Passed Through the Water
The Baptism of the Lord (Observed) – 1/7/2024
Joshua 3:1-3, 7-8, 13-17
Rev. Christopher W. Brademeyer
That portion from God’s holy Word for consideration this morning is our Old Testament reading from the book of Joshua in the first chapter with special emphasis on verses thirteen through seventeen which read as follows:
“So when the people set out from their tents to pass over the Jordan with the priests bearing the ark of the covenant before the people, and as soon as those bearing the ark had come as far as the Jordan, and the feet of the priests bearing the ark were dipped in the brink of the water (now the Jordan overflows all its banks throughout the time of harvest), the waters coming down from above stood and rose up in a heap very far away, at Adam, the city that is beside Zarethan, and those flowing down toward the Sea of the Arabah, the Salt Sea, were completely cut off. And the people passed over opposite Jericho. Now the priests bearing the ark of the covenant of the Lord stood firmly on dry ground in the midst of the Jordan, and all Israel was passing over on dry ground until all the nation finished passing over the Jordan.”
Thus far the Scriptures.
In the Name of the Father and of the + Son and o the Holy Spirit. Amen.
The journey of the people of Israel was not an easy one. They ran quickly from the land of Egypt after God sent Moses to deliver His people by preaching and plague. And on the night of the first Passover, God passed over the people when He sent the angel of death who killed all the firstborn of Egypt, which finally drove Pharoah to release God’s Israel. Israel then fled towards the land promised to their fathers Abraham, Isaac, and Jacob, the land of Canaan, the promised land. As they journeyed, two things happened that caused them no small amount of stress and difficulty. The first is that they ran into the Red Sea which stopped their journey back to the land promised to them hundreds of years prior. This would, at minimum, require the inconvenience of going around the Red Sea, no doubt adding many days to their journey.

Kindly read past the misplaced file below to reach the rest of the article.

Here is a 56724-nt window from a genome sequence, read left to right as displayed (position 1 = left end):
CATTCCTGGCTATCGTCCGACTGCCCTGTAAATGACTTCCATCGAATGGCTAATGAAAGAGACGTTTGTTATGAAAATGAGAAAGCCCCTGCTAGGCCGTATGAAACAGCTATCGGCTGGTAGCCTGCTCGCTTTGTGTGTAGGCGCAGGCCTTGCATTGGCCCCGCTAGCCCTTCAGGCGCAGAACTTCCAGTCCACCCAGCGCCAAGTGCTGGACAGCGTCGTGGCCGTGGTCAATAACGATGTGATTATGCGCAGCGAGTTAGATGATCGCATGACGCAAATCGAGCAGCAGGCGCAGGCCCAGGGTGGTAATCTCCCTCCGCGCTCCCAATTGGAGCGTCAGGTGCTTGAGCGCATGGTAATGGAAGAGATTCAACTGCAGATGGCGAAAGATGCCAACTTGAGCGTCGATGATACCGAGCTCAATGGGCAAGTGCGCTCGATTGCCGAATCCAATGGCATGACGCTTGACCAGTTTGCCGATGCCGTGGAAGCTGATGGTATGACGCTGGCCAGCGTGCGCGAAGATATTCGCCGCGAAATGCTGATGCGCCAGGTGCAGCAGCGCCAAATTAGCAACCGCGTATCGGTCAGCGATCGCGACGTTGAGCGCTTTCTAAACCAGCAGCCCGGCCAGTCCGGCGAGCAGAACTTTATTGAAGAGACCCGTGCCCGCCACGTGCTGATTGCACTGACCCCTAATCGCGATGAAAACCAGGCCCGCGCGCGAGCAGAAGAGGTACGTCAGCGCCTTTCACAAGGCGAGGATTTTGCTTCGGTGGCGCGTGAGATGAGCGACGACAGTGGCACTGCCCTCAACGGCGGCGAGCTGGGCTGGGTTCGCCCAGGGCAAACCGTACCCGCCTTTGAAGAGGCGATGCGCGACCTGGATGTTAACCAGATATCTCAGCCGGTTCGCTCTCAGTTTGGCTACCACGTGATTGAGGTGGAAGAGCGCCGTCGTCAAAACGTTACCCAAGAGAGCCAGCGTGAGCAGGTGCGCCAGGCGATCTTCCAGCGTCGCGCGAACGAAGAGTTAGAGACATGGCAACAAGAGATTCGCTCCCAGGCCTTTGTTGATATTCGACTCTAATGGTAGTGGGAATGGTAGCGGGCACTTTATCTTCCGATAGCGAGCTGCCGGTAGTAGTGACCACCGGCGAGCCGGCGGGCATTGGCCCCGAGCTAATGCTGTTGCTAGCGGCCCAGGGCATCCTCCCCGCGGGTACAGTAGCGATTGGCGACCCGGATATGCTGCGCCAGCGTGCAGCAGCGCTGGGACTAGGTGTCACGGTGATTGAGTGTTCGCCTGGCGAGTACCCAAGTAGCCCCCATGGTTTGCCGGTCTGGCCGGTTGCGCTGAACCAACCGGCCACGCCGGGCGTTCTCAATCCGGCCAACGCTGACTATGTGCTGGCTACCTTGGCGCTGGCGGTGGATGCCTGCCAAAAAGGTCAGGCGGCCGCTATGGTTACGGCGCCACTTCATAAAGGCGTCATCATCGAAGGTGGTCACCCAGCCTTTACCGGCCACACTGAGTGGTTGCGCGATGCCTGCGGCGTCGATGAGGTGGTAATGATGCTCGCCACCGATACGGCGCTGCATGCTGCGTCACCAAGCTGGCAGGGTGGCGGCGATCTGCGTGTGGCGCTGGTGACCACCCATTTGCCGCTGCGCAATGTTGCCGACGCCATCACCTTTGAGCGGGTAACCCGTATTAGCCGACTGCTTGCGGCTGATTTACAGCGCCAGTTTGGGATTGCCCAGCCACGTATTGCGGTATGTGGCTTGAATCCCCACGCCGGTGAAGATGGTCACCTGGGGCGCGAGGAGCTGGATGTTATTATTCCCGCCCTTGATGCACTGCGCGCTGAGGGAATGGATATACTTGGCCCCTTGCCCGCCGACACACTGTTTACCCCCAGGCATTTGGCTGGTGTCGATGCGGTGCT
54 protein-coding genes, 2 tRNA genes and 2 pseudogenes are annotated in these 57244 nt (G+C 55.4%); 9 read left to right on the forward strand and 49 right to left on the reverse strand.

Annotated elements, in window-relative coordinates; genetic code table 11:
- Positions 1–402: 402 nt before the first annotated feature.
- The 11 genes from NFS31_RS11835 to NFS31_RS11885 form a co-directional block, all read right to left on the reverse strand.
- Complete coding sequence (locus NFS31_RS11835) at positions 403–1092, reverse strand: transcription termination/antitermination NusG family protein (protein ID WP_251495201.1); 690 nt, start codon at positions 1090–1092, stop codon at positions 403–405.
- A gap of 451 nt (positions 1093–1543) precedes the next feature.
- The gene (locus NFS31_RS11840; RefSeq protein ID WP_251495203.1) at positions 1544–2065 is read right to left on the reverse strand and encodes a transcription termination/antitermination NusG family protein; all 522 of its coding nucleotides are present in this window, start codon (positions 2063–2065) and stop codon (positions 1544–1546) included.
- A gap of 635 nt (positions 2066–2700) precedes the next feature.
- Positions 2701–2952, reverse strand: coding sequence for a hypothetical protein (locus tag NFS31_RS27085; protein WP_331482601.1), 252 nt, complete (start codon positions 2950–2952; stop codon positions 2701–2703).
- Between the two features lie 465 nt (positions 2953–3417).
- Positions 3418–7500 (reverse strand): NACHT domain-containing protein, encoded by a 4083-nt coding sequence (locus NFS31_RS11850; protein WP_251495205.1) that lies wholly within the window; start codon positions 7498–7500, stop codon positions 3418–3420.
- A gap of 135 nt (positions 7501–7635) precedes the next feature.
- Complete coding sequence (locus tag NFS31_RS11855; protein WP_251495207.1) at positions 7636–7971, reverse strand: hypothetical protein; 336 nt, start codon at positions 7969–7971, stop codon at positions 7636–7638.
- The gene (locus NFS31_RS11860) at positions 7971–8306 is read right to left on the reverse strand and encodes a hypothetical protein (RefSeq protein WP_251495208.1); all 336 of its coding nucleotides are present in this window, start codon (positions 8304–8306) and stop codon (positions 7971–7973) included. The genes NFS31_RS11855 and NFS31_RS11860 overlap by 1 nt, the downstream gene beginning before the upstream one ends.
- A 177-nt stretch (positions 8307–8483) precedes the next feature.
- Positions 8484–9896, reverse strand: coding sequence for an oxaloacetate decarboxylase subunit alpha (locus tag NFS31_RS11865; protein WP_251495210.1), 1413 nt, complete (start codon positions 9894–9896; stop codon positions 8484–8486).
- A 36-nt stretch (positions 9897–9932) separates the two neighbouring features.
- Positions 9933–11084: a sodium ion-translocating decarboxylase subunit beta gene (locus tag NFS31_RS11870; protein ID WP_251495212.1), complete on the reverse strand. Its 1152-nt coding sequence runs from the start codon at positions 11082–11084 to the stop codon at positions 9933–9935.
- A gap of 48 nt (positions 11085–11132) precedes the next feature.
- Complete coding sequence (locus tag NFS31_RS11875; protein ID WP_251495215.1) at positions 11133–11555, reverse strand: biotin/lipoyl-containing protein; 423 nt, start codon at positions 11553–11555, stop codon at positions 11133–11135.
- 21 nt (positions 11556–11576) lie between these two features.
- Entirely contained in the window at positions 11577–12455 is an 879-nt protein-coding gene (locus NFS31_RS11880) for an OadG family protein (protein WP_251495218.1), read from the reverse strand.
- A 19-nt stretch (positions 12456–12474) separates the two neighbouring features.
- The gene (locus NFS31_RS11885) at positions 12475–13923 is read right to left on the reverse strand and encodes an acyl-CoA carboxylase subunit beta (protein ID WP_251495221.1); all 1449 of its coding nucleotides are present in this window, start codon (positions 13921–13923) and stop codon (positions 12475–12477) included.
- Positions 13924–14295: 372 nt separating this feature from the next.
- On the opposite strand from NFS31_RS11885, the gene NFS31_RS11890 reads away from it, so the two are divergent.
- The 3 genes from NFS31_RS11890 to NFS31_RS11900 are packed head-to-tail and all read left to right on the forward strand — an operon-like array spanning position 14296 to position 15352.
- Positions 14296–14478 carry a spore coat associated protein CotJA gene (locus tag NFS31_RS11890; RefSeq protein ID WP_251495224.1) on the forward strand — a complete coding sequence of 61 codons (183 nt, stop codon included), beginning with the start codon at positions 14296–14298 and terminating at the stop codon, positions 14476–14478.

The second, and arguably more problematic thing, is that during the relatively short time it took them to make it to the Red Sea is that Pharoah changed his mind about the whole affair and ordered his army of horse drawn war chariots to undo the flight of the Israelites. So, Moses and the people of Israel that he led were in between the proverbial rock and hard place. They could not quickly flee from Pharoah and his army due to their bringing of all their possessions, children, and elderly with them. They also did not have the strength of arms to resist the professional army of Pharoah.
In the midst of this, Moses turned to his God and Savior and God delivered them from harm. In one of the great miracles of the Bible, the Red Sea was parted, and God’s people passed through with their feet dry and heads still firmly attached to their shoulders. When Pharoah’s army tried to pass through, the waters returned to their original place and the army was destroyed.
In other words, God delivered His people by bringing them through the waters. But this was not the first or the last time He would do this. God delivered eight righteous people, that is Noah, his three sons and their wives, through the waters of the flood by means of the ark. 
And after wandering in the wilderness for forty years due to their faithlessness and sin, Israel found itself in a similar situation. There, between Israel and the promised land lay a body of water. Now this body was far easier to cross than the Red Sea, being only a river. All that lie between them and the goal that they had been pressing toward for forty years was a river. Now the Jordan River is neither a great and wide river like the Missouri or Mississippi, nor is it a small stream like our own Bear Creek. It is somewhere in the middle, something more akin to the James River right outside of town. And while it is certainly narrow enough to either wade or swim across, it still presented an obstacle to God’s people and the promise that the Lord had given them.